Mormon Newsroom recently published an article that goes in-depth into LDS Church finances. It explains the purposes of the Church, its budget and expenditures, its reserves, its commercial businesses, and its taxes. The article also includes a very helpful FAQ that answers many questions I’d never even thought to ask.
To me, the article seemed to stress above all that the main purpose of the LDS Church (and therefore the main purpose of LDS Church finances) is to invite all people to come unto Christ.
This involves the Church using its resources to further missionary work, build meetinghouses and temples, provide welfare, assist in the educational and vocational growth of those who need it, and support church administration to ensure everything runs smoothly.
Something else that struck me while reading the article is just how important faithful, tithe-paying members are:
Its current relative prosperity only reflects the faith of its members in keeping the law of tithing and the accomplishment in their lives of the Lord’s often-repeated promise that “inasmuch as ye shall keep my commandments ye shall prosper in the land” (Alma 9:13).
I’m so thankful for the faith of the members who pay their tithing. As a student attending BYU, I’m thankful for them every time I step into a classroom. Because of their faithfulness, my tuition is subsidized, and I can more easily afford to go to school. And I’m not the only one blessed by tithing: everyone who pays it receives blessings beyond just the fact that the Church will be able to continue supporting itself and its members.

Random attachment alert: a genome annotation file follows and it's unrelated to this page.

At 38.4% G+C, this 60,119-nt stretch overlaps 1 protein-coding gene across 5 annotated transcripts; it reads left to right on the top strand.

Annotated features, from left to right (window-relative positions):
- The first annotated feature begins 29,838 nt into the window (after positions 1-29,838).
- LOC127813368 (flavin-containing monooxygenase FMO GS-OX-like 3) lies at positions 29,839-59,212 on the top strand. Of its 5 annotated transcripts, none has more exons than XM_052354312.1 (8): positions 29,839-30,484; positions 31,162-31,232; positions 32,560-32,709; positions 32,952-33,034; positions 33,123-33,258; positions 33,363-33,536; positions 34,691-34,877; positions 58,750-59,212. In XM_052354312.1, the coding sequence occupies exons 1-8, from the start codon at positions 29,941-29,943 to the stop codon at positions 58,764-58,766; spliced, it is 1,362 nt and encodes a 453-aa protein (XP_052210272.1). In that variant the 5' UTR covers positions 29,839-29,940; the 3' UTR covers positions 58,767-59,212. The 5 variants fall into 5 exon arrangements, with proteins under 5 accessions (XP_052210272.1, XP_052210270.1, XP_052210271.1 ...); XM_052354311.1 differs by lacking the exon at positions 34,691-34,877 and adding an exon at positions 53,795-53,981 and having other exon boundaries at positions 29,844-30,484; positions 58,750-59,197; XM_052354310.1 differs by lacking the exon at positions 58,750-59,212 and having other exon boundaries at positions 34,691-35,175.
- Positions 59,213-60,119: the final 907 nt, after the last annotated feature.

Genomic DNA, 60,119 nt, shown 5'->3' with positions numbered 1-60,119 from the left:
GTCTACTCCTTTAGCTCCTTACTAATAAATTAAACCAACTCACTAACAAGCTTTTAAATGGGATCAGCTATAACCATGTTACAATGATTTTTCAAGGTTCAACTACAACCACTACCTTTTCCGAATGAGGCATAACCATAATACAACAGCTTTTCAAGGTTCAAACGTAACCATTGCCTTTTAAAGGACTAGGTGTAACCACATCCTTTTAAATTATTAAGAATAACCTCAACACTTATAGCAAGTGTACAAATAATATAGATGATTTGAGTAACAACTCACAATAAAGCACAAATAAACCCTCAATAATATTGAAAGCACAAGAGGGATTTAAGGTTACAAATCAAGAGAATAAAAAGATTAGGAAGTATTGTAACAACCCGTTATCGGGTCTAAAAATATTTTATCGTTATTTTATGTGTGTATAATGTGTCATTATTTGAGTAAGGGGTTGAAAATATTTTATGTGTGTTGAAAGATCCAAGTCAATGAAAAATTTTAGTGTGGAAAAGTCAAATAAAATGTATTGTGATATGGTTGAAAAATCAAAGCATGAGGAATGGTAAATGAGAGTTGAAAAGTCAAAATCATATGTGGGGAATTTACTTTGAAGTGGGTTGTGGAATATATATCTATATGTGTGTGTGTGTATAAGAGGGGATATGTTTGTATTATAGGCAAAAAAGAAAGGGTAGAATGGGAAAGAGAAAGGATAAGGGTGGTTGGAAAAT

I love how the LDS Church finances follow the same principles that the Church teaches, like provident living and self-reliance. We are taught to always save a portion of our income in order to build up a financial reserve that we can fall back on in emergencies. The Church itself does this too, setting aside funds to build up financial reserves for times of need.
The Church is smart with its funds and maintains its reserves as diversified investments such as stocks, bonds, businesses, and property. It reminds me of the parable of the talents. Rather than burying them in the ground, the Church is increasing its funds through wise investing, counseled by financial professionals.
However, while these investments might earn a bit of a profit, President Hinkley said, “the combined income from all of these business interests is relatively small and would not keep the work going for longer than a very brief period… When all is said and done, the only real wealth of the Church is the faith of its people.”
And at the end of the day, all LDS Church finances go toward inviting people to come unto Christ. I’m happy to know that my tithing is helping to do God’s work here on Earth.